- 4Jul 17, '12 by theVawayI hear you loud and clear. Same story was once med surg now ICU. My father is med surg same hospital, I hear the same gripe. Each speciality should acknowledge the others strengths. Thank you for caring for so many patients and still identifying the need to transfer. That's all I really need for report, reason for transfer, with our electronic record the rest is my responsibility. :-)
- 10Jul 21, '12 by Hubby's girlI just erased the rant I had in reply to a couple of you. Take a look in the mirror and tell me you are perfect; NOT! It takes a lot to work med/surg and NOT all nurses have no clue - we DO have the knowledge of the pathophysiology of patients and their diagnosis; just no time to stay on the phone with you for 10 minutes while our pt's wait for us to answer questions you could look up for yourself. Not everyone is a bumbling idiot that you make out the floor nurses to be.
- 17Jul 23, '12 by 240zRNNot sure if I picked up the mentality from school or what, but the mentality that ICU/ED nurses surpass med/surg in competency is pervasive-- and impressionable new nurses like myself tend to absorb such attitudes. It's funny how many people internalize this feeling though. Many (even seasoned/veteran) nurses I've worked with in the ICU snub their noses at floor nurses for being (clueless/incompetent/empty-headed) inferior to them in skill and/or importance. That is BS. Total and complete BS. I ate a huge piece of humble pie when I saw first hand what they do up their. They may task more than other nurses, but it is because they don't always have the time to "play doctor" like many ICU nurses. It is a lot of hard backbreaking work being a medsurg nurse, and my hats go off to them. To assume they can't wrap their head around patho the way ICU nurses can is also complete BS-many of them understand patho to a level that is acceptable for their required level of responsiveness. So what if they don't know the in depth pathways of hypotensive crisis and levophed; why should they? They don't use that stuff. I'll tell you what though, they are experts in their own ways--their expertize are simply not appreciated by ICU nurses because they can't relate to them.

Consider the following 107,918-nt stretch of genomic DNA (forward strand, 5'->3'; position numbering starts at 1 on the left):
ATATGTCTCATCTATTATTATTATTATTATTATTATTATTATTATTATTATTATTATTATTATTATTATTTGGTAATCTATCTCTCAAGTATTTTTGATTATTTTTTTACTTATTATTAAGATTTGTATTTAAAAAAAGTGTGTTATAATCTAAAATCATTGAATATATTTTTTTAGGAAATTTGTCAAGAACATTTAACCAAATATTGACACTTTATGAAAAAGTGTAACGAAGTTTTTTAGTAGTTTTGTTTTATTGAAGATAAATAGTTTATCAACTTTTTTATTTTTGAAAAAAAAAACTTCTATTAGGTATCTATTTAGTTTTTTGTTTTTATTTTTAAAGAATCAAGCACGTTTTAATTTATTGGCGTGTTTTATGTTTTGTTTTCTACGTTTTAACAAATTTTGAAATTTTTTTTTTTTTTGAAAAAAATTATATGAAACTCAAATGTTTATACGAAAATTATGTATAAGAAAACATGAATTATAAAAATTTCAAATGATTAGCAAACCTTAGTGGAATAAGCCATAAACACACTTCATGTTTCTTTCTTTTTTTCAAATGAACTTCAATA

*NOT ALL*, but many ICU nurses I've come across believe that the sun rises and sets on their ***. If report isn't given isn't an ICU report, it is "unsatisfactory,"--not all departments of nursing involve being familiar with every inch and crevice of a patient. ICU nurses are only fortunate in that they function in a society that tends to favor physical science over many other perspectives of practice. Technology and medical science gets respect FIRST, feelings and accessory matters of the human experience tend to get residual thanks in our society. Medsurg/LTC/Home Care/etc nurses are the unthanked bunch. It is a lot easier doing a job when you have the constant reinforcement of praise. "Oh you're an ICU nurse, WOW you TRULY SAVE LIVES." vs "Oh you're a med-surg nurse? Don't worry, put in your time and maybe you can be an ICU/ED nurse and REALLY save lives"
By the way, I'm an ICU nurse who was lucky enough to find work in a Prevention/Public Health clinic PRN that taught me that PREVENTION/REHAB nurses are the REAL life savers in health care.